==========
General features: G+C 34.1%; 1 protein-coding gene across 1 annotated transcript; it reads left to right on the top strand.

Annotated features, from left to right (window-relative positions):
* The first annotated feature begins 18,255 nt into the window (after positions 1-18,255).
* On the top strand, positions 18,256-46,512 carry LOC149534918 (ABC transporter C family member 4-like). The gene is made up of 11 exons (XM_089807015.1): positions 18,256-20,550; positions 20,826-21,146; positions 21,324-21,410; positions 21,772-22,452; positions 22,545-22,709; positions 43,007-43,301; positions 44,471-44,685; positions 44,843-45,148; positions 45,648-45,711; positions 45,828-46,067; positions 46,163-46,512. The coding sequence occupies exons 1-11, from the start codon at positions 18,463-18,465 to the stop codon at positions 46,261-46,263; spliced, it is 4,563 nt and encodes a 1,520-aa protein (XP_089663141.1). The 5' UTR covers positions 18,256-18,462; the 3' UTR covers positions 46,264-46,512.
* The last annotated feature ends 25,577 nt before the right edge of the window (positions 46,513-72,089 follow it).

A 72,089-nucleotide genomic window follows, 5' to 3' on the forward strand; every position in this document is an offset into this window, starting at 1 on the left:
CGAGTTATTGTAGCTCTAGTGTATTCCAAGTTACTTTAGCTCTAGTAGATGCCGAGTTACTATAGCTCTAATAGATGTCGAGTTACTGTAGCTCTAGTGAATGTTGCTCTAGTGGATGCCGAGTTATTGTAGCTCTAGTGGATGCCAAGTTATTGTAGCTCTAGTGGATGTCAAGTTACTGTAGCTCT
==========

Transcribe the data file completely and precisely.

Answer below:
General features: G+C 34.1%; 1 protein-coding gene across 1 annotated transcript; it reads left to right on the top strand.

Annotated features, from left to right (window-relative positions):
* The first annotated feature begins 18,255 nt into the window (after positions 1-18,255).
* On the top strand, positions 18,256-46,512 carry LOC149534918 (ABC transporter C family member 4-like). The gene is made up of 11 exons (XM_089807015.1): positions 18,256-20,550; positions 20,826-21,146; positions 21,324-21,410; positions 21,772-22,452; positions 22,545-22,709; positions 43,007-43,301; positions 44,471-44,685; positions 44,843-45,148; positions 45,648-45,711; positions 45,828-46,067; positions 46,163-46,512. The coding sequence occupies exons 1-11, from the start codon at positions 18,463-18,465 to the stop codon at positions 46,261-46,263; spliced, it is 4,563 nt and encodes a 1,520-aa protein (XP_089663141.1). The 5' UTR covers positions 18,256-18,462; the 3' UTR covers positions 46,264-46,512.
* The last annotated feature ends 25,577 nt before the right edge of the window (positions 46,513-72,089 follow it).

A 72,089-nucleotide genomic window follows, 5' to 3' on the forward strand; every position in this document is an offset into this window, starting at 1 on the left:
CGAGTTATTGTAGCTCTAGTGTATTCCAAGTTACTTTAGCTCTAGTAGATGCCGAGTTACTATAGCTCTAATAGATGTCGAGTTACTGTAGCTCTAGTGAATGTTGCTCTAGTGGATGCCGAGTTATTGTAGCTCTAGTGGATGCCAAGTTATTGTAGCTCTAGTGGATGTCAAGTTACTGTAGCTCT